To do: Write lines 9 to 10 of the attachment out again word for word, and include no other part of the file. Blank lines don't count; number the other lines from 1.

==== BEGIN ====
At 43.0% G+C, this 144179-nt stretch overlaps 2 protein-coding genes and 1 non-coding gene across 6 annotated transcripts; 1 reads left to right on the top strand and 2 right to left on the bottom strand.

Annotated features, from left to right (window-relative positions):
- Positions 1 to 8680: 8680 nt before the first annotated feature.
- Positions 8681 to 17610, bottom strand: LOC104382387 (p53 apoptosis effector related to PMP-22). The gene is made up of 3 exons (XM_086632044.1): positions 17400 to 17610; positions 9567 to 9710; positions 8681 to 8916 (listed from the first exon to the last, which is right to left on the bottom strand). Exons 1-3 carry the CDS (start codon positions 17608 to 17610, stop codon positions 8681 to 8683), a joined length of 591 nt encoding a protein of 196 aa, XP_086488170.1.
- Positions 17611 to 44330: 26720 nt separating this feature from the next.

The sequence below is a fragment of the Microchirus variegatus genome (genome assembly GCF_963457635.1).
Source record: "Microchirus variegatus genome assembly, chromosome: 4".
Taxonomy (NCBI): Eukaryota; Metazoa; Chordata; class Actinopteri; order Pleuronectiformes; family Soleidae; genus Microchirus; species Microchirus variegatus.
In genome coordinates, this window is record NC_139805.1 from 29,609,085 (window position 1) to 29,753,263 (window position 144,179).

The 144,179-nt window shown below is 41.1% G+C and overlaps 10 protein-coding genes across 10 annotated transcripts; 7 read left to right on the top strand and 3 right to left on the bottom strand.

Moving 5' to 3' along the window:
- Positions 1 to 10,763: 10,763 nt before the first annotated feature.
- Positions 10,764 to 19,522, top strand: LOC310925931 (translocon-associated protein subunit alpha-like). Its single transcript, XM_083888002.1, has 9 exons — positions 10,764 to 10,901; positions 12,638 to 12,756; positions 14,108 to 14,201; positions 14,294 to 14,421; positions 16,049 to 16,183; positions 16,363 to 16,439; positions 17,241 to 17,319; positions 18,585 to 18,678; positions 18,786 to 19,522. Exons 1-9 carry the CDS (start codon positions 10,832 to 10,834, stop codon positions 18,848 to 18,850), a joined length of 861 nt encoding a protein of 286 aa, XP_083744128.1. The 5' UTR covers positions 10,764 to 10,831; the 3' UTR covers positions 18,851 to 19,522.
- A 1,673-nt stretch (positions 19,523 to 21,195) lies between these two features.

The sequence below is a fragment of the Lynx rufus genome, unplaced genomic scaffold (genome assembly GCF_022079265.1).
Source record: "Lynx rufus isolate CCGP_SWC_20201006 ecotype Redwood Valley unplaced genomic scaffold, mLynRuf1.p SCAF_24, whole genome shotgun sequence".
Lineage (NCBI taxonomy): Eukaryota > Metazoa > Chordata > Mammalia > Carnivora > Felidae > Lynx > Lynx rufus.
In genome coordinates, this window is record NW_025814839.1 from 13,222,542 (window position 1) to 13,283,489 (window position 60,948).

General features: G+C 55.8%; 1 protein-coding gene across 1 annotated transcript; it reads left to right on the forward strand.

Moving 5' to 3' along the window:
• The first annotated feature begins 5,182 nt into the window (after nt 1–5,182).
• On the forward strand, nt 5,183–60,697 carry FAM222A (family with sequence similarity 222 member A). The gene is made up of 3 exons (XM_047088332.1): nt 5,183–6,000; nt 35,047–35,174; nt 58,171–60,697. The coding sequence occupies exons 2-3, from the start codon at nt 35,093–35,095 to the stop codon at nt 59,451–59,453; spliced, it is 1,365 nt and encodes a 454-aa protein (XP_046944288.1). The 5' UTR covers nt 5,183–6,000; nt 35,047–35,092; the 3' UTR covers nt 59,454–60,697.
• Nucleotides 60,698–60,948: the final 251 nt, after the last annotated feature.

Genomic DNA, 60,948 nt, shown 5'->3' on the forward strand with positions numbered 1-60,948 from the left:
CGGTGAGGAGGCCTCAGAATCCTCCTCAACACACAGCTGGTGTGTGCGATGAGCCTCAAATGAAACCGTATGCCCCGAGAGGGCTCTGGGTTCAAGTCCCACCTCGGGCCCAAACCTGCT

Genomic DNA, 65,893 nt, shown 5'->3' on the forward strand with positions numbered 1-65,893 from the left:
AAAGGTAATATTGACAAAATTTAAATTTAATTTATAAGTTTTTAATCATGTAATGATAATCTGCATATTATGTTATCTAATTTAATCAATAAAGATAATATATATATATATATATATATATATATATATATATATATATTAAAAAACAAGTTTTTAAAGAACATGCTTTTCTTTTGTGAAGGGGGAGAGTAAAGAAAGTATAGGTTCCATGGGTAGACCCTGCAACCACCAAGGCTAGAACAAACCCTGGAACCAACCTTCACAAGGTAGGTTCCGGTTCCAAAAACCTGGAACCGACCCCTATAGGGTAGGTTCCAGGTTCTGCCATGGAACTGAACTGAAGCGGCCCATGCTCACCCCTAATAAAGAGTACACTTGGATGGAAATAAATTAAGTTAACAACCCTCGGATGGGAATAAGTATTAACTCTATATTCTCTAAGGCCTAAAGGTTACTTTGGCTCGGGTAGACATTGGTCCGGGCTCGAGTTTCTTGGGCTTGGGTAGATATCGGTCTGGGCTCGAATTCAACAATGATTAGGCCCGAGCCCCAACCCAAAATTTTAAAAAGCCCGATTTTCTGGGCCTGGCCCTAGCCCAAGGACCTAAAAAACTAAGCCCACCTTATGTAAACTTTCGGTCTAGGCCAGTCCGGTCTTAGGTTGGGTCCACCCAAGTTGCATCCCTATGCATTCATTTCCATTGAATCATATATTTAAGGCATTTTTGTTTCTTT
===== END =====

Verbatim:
In genome coordinates, this window is record NC_139805.1 from 29,609,085 (window position 1) to 29,753,263 (window position 144,179).

The 144,179-nt window shown below is 41.1% G+C and overlaps 10 protein-coding genes across 10 annotated transcripts; 7 read left to right on the top strand and 3 right to left on the bottom strand.